The research published in the journal Science says that flash droughts can develop into severe droughts within a few weeks.
Flash droughts have become more frequent because of human-caused climate change and this trend is predicted to accelerate as temperatures continue to rise, according to research.
Scientists at the University of Southampton found that droughts which develop rapidly are becoming “the new normal”, making forecasting and preparations more difficult.
The research published in the journal Science says that flash droughts can develop into severe droughts within a few weeks and are caused by low precipitation and high evapotranspiration, which quickly depletes the soil of water.
The multinational group of scientists found that while the droughts start quickly, they can last for months, damaging vegetation and ecosystems, and triggering heat waves and wildfires
.Our models show that higher-emission scenarios would lead to a greater risk of flash droughts with quicker onset which pose a major challenge for climate adaptation.
Professor Justin Sheffield, professor of hydrology and remote sensing at the University of Southampton, said: “Climate change has effectively sped up the onset of droughts.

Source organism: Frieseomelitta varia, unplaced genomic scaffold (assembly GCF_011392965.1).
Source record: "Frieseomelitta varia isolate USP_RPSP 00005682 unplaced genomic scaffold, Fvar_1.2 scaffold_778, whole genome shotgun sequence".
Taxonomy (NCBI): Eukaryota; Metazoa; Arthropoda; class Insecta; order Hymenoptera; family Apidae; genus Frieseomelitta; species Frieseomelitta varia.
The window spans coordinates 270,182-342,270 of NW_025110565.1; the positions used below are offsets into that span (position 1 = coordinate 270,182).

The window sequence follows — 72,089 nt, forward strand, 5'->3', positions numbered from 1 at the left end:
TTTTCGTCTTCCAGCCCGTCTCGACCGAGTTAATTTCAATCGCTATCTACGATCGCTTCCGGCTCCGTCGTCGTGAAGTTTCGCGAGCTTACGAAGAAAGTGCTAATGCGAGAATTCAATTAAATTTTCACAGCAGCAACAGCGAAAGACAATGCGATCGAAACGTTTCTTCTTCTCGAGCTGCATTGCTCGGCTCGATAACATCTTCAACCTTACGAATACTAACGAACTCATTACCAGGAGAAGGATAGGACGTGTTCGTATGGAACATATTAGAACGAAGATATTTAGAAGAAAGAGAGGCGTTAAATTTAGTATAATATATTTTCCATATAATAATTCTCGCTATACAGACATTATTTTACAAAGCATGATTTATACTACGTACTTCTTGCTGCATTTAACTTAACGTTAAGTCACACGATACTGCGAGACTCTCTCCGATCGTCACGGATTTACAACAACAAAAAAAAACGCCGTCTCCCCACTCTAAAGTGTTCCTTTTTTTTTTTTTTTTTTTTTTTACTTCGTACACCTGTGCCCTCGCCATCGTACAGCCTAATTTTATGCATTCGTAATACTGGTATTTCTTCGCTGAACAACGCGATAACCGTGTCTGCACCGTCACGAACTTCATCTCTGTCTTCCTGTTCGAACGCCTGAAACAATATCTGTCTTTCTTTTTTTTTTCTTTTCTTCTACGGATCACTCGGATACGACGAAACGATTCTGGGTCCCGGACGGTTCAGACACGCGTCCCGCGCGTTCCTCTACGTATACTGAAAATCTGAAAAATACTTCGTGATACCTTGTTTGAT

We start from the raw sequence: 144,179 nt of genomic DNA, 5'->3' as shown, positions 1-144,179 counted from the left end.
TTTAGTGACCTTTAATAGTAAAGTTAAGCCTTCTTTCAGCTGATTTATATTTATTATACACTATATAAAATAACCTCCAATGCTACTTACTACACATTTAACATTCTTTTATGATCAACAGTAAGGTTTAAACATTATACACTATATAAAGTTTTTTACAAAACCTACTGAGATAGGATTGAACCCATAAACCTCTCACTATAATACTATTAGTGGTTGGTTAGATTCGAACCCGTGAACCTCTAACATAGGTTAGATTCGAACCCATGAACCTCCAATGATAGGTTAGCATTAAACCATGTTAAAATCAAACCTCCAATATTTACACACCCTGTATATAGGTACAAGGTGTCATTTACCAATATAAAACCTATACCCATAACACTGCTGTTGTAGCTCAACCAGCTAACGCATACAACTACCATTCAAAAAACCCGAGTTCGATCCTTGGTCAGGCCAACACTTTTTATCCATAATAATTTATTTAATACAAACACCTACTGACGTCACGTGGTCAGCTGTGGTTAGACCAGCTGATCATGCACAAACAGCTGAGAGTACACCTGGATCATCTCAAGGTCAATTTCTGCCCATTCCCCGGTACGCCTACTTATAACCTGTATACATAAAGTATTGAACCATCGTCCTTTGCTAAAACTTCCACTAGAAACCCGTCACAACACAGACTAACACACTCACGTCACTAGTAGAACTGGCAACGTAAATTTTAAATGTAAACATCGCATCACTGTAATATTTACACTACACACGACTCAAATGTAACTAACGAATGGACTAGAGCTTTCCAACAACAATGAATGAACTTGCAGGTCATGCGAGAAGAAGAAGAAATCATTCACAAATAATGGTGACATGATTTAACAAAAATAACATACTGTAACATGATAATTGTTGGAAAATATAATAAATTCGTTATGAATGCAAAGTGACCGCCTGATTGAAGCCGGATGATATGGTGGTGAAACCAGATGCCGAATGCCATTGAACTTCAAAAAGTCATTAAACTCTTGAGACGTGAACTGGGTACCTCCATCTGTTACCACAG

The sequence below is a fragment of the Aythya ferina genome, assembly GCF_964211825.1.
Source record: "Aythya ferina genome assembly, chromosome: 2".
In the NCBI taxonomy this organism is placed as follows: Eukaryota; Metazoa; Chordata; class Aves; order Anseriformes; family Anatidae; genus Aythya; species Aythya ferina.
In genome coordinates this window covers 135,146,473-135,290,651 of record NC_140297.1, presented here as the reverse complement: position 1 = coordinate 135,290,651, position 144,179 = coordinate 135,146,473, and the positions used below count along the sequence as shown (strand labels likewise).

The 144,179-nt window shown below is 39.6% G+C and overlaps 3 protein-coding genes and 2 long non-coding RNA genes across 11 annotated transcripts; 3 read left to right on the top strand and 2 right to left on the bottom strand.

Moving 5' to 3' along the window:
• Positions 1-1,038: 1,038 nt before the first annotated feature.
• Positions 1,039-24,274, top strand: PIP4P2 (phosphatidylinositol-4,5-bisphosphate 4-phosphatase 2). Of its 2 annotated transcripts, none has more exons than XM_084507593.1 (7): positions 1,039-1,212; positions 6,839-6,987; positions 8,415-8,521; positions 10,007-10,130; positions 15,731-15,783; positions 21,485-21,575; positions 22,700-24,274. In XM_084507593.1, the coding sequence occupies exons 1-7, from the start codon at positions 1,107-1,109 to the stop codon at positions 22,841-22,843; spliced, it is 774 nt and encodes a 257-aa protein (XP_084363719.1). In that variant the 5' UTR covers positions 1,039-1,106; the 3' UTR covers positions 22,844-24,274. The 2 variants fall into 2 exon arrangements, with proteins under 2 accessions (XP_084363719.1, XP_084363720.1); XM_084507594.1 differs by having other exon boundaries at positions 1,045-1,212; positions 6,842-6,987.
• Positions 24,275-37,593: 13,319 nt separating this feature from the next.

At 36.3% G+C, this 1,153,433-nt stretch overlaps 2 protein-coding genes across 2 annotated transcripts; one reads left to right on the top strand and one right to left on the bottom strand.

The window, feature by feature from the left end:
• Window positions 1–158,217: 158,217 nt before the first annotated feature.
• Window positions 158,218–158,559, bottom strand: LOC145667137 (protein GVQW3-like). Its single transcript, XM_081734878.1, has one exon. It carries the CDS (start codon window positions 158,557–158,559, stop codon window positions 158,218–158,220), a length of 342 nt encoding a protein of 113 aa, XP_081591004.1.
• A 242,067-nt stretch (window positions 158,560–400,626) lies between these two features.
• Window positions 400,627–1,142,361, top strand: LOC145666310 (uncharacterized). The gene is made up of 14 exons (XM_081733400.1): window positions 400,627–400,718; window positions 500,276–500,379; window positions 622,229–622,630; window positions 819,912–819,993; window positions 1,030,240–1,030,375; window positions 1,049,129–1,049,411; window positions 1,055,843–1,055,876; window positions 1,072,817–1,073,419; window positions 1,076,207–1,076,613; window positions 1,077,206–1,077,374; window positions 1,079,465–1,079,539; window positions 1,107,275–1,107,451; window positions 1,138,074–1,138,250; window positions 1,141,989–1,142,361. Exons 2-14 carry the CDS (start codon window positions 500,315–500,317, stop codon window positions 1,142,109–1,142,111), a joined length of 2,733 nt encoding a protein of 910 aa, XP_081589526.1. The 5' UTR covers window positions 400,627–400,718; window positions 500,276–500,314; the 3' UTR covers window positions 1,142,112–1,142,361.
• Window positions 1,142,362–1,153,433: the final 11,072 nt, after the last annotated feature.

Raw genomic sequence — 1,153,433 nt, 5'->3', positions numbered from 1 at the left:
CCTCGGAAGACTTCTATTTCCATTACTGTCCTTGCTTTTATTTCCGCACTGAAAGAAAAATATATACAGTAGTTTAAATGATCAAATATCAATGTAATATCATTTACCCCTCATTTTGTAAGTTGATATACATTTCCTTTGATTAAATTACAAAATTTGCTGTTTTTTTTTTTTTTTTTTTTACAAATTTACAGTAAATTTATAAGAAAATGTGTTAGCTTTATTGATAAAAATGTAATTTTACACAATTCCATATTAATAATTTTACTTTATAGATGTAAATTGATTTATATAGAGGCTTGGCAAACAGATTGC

“While it varies between different regions, there has been a global shift towards more frequent flash droughts during the past 64 years.”
The study has found that the transition to flash droughts is most notable over east and north Asia, Europe, the Sahara, and the west coast of South America, although no sign of the change was seen in the Amazon or West Africa.
Prof Sheffield added: “As we head towards a warmer future, flash droughts are becoming the new normal. Our models show that higher-emission scenarios would lead to a greater risk of flash droughts with quicker onset which pose a major challenge for climate adaptation.”
He said the transition to flash droughts might have irreversible impacts on ecosystems as they might not have enough time to adapt to a sudden lack of water and extreme heat.
The researchers say new approaches are needed to provide early warnings of flash droughts, as well as a better understanding of how natural ecosystems and humans will be impacted.